The waiver also sets aside the requirement to provide the patient or their family with a list of SNF, LTCH, IRF or HHAs available to the patient, the requirement to inform the patient they are free to choose any Medicare participating provider, or to identify in the discharge plan any disclosable conflict of interest with any HHA or SNF to which the patient is discharged.

Compliance Consideration for Waivers Related to the Discharge Planning Criteria

Hospitals should have a process to ensure that there is not a conflict of interest with the post-acute care setting to which a patient is discharged. Once the PHE is lifted, the compliance professional should consider reviewing the locations to which patients were discharged for any change in the patterns from the pre-PHE metrics. If such a change exists, the organization should consider auditing the discharge process to help ensure there are not compliance concerns surrounding the change in metrics. Compliance should also be prepared to audit the discharge planning process once the PHE has been lifted to ensure the process meets all re-imposed regulatory obligations.

Waivers for Hospitals in Other Obligations 

CMS also waived a variety of other obligations for hospitals. Under the CMS regulations, hospitals are must ensure the medical record is completed within 30 days of discharge. CMS has waived this obligation. CMS also waived the obligation to provide patients with Advanced Directive information. Hospitals will be given an extension of time to report the Inpatient Prospective Payment Wage Index Occupational Survey mix until August 3, 2020. CMS may consider further extensions for facilities having difficulty meeting the new deadline.

Hospitals are also being granted a waiver for certain utilization review (UR) obligations. The entire Medicare utilization review plan process that requires a UR plan, a UR committee, and a review of all Medicare and Medicaid admissions for medical necessity of the admission, duration of the stay, and services provided.[2]

CMS has also waived the obligation to have a written policy and procedure for the process to evaluate an emergency in an off-campus location and for emergency preparedness. There is also a waiver of the obligation to have a current therapeutic diet manual approved by a dietician and medical staff available to all medical, nursing, and food services personnel. These three waivers are only applicable to the surge facilities/locations that might have been opened during the PHE.

CMS has also extended the time for facilities that had costs reports due in March, April, and May. The cost reports due for entities with a fiscal year end (FYE) of October 31 and November 30, 2019, will be due June 30, 2020. For organizations with FYE of December 31, 2019, the cost report will be due July 31, 2020.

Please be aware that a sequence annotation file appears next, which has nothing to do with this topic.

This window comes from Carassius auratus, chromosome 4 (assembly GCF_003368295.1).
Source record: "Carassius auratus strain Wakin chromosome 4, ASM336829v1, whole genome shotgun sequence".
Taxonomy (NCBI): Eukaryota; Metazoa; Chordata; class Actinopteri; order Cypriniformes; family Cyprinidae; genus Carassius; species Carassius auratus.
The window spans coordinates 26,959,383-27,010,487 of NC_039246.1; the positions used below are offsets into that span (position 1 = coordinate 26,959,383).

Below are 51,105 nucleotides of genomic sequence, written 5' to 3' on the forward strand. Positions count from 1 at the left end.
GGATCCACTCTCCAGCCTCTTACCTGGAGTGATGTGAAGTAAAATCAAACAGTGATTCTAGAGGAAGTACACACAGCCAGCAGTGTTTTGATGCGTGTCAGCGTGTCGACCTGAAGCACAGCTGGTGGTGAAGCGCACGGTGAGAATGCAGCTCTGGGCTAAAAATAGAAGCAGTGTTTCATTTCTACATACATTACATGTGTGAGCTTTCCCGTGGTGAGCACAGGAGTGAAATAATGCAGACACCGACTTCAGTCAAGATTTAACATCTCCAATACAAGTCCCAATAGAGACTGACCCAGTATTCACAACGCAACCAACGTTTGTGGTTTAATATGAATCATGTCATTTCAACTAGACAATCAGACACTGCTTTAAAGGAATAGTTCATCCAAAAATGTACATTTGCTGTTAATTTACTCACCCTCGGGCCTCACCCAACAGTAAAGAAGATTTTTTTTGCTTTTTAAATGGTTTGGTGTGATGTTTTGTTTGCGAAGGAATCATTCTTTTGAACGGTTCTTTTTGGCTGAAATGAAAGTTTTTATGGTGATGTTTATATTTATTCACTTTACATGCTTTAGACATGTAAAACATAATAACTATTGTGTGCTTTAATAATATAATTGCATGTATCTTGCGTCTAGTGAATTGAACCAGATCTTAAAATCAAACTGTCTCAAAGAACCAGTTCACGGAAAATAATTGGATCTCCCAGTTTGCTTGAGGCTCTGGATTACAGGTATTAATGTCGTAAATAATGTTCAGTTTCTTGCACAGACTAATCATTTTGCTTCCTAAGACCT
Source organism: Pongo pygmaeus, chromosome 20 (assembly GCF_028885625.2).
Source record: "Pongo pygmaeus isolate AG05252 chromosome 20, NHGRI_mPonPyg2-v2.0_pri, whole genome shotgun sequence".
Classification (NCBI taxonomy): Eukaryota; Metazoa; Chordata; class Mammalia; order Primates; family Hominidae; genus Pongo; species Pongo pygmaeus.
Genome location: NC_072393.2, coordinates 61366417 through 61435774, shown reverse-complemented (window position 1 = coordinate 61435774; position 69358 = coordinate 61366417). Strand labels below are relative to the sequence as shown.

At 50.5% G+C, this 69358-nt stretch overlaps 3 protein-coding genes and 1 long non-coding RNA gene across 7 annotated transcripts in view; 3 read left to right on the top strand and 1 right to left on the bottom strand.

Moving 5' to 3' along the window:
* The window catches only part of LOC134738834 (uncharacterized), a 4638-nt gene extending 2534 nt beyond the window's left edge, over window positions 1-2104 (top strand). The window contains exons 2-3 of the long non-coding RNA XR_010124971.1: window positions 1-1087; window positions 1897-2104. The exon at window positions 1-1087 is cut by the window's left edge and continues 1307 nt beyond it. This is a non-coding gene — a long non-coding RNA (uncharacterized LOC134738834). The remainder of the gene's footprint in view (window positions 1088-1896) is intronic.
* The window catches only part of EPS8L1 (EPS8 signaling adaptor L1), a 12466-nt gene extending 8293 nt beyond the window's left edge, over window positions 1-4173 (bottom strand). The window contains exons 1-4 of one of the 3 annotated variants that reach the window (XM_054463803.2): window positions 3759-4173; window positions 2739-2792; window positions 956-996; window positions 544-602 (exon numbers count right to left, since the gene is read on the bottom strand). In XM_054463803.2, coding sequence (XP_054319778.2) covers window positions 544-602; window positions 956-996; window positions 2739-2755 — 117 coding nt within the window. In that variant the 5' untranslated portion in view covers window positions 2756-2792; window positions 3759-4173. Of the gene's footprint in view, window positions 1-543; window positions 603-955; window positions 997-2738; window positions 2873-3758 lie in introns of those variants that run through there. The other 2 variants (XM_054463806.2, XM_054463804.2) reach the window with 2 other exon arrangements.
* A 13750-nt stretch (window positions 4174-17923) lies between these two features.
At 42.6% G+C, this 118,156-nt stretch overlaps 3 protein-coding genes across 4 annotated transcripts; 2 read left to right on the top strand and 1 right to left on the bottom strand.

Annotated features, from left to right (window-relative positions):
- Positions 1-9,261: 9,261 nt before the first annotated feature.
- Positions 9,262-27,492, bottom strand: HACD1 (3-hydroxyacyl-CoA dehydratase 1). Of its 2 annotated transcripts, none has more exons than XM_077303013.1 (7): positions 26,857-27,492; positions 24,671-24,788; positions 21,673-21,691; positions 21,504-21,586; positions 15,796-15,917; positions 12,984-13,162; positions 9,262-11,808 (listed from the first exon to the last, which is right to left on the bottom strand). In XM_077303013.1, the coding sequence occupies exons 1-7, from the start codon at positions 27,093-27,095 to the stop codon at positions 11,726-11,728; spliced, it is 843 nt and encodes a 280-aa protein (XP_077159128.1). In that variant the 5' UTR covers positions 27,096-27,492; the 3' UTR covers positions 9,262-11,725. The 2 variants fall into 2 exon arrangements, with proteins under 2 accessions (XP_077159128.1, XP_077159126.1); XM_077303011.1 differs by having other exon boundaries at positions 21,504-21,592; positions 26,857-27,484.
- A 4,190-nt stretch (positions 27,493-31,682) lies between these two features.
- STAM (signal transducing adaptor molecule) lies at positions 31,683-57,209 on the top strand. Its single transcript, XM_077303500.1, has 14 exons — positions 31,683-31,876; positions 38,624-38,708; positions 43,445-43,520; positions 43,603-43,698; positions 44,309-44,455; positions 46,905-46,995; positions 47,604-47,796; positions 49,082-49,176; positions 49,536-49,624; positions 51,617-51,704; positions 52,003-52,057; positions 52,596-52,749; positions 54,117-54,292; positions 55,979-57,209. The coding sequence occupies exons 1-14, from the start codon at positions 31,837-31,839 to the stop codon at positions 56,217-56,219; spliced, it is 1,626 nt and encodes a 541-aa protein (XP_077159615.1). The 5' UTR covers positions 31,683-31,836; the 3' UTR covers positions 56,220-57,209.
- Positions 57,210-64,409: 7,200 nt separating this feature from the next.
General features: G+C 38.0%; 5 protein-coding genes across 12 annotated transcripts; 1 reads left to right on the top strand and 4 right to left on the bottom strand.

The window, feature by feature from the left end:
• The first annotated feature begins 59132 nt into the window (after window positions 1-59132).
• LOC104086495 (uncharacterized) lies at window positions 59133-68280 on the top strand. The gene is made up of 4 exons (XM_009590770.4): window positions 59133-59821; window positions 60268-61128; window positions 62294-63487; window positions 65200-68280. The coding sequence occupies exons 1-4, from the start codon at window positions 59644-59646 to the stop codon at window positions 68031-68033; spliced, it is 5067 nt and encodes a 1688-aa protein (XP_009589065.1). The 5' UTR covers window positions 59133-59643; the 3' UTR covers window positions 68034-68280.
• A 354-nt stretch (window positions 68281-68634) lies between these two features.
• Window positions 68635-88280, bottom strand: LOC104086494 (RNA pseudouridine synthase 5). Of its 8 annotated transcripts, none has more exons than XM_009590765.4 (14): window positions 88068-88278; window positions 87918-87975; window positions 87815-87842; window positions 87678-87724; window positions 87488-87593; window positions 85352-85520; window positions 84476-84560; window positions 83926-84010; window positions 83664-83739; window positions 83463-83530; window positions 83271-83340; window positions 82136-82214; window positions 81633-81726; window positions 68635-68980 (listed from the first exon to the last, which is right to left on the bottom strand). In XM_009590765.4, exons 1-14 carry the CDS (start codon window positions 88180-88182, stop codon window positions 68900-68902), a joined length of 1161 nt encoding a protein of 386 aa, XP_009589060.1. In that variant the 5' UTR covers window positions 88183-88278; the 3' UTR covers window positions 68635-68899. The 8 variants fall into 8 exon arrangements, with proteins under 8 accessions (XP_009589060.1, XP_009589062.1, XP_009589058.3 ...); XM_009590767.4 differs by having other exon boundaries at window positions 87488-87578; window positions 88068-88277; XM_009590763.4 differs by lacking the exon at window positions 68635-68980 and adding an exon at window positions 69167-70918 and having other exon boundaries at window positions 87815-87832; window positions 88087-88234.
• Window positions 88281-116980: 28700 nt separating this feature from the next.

Compliance Consideration for Other CMS Waivers

As discussed throughout this blog series, compliance professionals should have a process in place to ensure the organization returned to the pre-PHE regulatory obligations once the PHE has been lifted. Completion of medical records has long been an issue for hospitals. Compliance professionals may consider recommending that the organization define a time length that, while beyond the pre-PHE 30-day deadline still sets a time for complete of medical records during the PHE. Compliance professionals should also ensure that, if applicable the organization meets its reviewed cost report filing deadline.

This is not an all-inclusive list of the compliance considerations for the waivers discussed thus far. These are just some of the things compliance professionals may wish to think about. This is a highly complex time with changes occurring frequently. There are a number of additional waivers that CMS has issued for the healthcare industry. Most of the waivers that have been issued for hospitals and the some of the associated compliance considerations have been addressed in the other segments of this blog post series.

Additional Resources

[1] 42 C.F.R. § 482.13(1)(ii).

[2] 42 C.F.R. § 482.13(2)-(5) & (8).

 

About the Author

Marti Arvin

Marti Arvin, ExecutiveAdvisor for CynergisTek brings more than three decades of operational and executive leadership experience in the fields of compliance, research and regulatory oversight in academic medical and traditional hospital care settings to her position in CynergisTek. Arvin leads strategic business development around compliance services and utilizes her industry recognized expertise in health research to inform the development of privacy and security services to meet that communities underserved needs. She is a nationally recognized speaker and contributor to the thought leadership around healthcare compliance and research, and contributes to CynergisTek’s industry outreach and educational programs. Arvin has extensive experience in building and managing compliance and research programs. Arvin previously served as the Chief Compliance Officer for Regional Care Hospital Partners and the UCLA Health System and David Geffen School of Medicine. She has a legal background from obtaining her J.D. and holds CHC-F, CCEP-F, CHRC and the CHPC certifications. She is recognized as an expert on compliance and privacy issues from her published articles, lectures and presentations at national conferences. She was a board member to the Health Care Compliance Association between 2008 and 2011 and was on the Compliance Certification Advisory Board for over eight years. She also served on the certification committee for the CHC, CHC-F, CCEP, CCEP-F, CHRC and CHPC.